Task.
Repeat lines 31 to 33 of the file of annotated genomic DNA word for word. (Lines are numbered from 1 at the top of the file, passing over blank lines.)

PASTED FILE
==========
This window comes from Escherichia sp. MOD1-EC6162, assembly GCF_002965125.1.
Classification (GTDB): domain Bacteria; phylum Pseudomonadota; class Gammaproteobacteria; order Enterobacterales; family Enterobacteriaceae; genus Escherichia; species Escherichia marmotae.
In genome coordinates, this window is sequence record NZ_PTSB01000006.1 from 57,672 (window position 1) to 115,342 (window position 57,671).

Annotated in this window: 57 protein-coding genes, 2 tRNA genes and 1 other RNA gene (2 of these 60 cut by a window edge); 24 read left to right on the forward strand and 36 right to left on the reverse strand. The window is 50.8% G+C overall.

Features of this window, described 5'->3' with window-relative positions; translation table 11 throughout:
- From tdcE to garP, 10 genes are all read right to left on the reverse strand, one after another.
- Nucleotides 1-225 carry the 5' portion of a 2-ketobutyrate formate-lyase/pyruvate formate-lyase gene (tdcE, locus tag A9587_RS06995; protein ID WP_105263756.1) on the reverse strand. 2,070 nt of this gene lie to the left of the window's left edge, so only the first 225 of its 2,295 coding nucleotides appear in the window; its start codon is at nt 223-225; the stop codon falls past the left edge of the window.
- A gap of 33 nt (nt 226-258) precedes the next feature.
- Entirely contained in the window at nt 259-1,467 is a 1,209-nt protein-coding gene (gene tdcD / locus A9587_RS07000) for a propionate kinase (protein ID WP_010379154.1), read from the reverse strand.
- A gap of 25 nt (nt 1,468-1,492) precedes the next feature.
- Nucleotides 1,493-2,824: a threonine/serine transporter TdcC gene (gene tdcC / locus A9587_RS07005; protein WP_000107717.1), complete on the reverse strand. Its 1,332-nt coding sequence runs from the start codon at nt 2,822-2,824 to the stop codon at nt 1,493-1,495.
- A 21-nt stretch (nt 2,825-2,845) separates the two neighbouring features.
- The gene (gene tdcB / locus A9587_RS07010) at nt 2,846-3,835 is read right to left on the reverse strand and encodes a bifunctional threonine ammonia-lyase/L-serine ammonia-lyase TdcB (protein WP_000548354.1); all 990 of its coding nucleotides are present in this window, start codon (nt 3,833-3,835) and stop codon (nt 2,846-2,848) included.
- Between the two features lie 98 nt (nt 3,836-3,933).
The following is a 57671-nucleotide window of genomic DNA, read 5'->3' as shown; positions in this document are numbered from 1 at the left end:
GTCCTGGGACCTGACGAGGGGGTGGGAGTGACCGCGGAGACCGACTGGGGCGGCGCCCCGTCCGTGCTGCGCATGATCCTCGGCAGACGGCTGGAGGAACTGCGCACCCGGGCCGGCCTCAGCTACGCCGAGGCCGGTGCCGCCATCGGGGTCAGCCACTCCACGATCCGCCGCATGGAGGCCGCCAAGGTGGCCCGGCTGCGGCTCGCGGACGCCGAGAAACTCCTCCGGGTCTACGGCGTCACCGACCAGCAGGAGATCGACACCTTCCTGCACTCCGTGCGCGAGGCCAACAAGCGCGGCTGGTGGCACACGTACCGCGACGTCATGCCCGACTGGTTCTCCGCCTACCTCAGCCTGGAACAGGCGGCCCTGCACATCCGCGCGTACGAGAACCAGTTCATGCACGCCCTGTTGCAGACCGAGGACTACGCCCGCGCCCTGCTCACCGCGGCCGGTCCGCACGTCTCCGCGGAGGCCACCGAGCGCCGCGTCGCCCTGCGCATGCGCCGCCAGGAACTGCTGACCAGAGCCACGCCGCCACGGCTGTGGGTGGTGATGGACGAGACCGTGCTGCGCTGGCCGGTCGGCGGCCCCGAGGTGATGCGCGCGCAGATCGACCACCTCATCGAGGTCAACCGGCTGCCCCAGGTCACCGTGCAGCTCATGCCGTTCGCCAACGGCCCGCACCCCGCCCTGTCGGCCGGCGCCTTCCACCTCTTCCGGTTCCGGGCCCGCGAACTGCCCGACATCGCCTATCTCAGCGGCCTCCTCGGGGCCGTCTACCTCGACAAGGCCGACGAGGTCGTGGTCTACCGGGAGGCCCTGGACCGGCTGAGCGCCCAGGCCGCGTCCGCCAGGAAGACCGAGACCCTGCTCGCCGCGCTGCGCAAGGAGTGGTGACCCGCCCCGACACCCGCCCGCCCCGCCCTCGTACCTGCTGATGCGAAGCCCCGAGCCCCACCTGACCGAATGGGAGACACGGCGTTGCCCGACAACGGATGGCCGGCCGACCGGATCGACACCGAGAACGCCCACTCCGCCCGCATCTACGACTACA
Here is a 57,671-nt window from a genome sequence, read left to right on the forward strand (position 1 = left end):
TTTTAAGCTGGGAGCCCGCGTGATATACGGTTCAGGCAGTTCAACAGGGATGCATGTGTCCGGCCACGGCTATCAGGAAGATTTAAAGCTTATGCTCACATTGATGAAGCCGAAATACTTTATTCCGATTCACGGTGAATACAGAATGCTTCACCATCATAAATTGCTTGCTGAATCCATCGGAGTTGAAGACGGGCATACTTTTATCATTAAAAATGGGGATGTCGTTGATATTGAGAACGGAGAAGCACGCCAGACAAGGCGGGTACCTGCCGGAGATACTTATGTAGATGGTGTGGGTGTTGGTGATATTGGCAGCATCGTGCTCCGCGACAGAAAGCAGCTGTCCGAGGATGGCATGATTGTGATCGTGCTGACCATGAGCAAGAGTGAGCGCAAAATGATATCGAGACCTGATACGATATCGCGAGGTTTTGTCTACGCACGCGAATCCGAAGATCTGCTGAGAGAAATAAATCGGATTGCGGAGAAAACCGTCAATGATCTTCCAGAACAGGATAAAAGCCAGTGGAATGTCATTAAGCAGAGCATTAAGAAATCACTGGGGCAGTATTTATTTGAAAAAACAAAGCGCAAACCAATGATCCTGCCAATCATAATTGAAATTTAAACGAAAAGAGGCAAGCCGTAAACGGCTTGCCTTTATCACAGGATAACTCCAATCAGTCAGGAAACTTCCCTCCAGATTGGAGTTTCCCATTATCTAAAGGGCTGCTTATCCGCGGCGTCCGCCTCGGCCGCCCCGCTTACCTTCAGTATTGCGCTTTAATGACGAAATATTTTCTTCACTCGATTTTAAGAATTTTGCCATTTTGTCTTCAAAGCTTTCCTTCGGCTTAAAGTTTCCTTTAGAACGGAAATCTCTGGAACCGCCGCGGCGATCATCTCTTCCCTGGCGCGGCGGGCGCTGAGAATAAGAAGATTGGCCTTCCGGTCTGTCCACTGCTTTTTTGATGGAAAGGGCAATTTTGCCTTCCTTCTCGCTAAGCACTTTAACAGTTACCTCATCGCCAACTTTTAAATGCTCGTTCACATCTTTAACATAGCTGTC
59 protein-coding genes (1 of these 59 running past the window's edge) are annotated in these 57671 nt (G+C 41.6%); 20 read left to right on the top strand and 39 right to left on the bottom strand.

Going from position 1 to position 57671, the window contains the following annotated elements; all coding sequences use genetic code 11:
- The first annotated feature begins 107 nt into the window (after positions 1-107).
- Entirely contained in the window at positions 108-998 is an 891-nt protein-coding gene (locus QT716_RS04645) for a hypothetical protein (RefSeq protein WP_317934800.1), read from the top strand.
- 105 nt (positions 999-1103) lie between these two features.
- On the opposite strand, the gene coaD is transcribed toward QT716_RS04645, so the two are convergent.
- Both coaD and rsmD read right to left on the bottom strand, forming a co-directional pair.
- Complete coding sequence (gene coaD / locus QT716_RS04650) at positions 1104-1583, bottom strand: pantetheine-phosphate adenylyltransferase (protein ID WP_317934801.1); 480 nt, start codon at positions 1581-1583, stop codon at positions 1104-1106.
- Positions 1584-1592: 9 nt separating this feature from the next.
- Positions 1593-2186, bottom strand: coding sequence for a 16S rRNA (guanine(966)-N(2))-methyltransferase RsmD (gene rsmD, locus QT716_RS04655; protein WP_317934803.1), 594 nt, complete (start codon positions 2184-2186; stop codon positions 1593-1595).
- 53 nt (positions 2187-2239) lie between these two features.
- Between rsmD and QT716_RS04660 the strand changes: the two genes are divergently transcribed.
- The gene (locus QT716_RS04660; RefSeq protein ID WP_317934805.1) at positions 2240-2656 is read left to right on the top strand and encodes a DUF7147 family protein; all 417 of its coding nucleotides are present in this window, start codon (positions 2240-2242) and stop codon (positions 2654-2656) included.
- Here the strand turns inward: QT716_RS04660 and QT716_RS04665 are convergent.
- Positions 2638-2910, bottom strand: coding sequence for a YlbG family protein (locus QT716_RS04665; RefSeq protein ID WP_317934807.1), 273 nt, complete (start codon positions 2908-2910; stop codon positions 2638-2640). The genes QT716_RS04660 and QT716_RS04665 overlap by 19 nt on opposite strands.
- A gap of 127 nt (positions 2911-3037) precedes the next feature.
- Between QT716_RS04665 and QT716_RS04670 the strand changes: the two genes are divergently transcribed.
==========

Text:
- The gene (locus QT716_RS04660; RefSeq protein ID WP_317934805.1) at positions 2240-2656 is read left to right on the top strand and encodes a DUF7147 family protein; all 417 of its coding nucleotides are present in this window, start codon (positions 2240-2242) and stop codon (positions 2654-2656) included.
- Here the strand turns inward: QT716_RS04660 and QT716_RS04665 are convergent.
- Positions 2638-2910, bottom strand: coding sequence for a YlbG family protein (locus QT716_RS04665; RefSeq protein ID WP_317934807.1), 273 nt, complete (start codon positions 2908-2910; stop codon positions 2638-2640). The genes QT716_RS04660 and QT716_RS04665 overlap by 19 nt on opposite strands.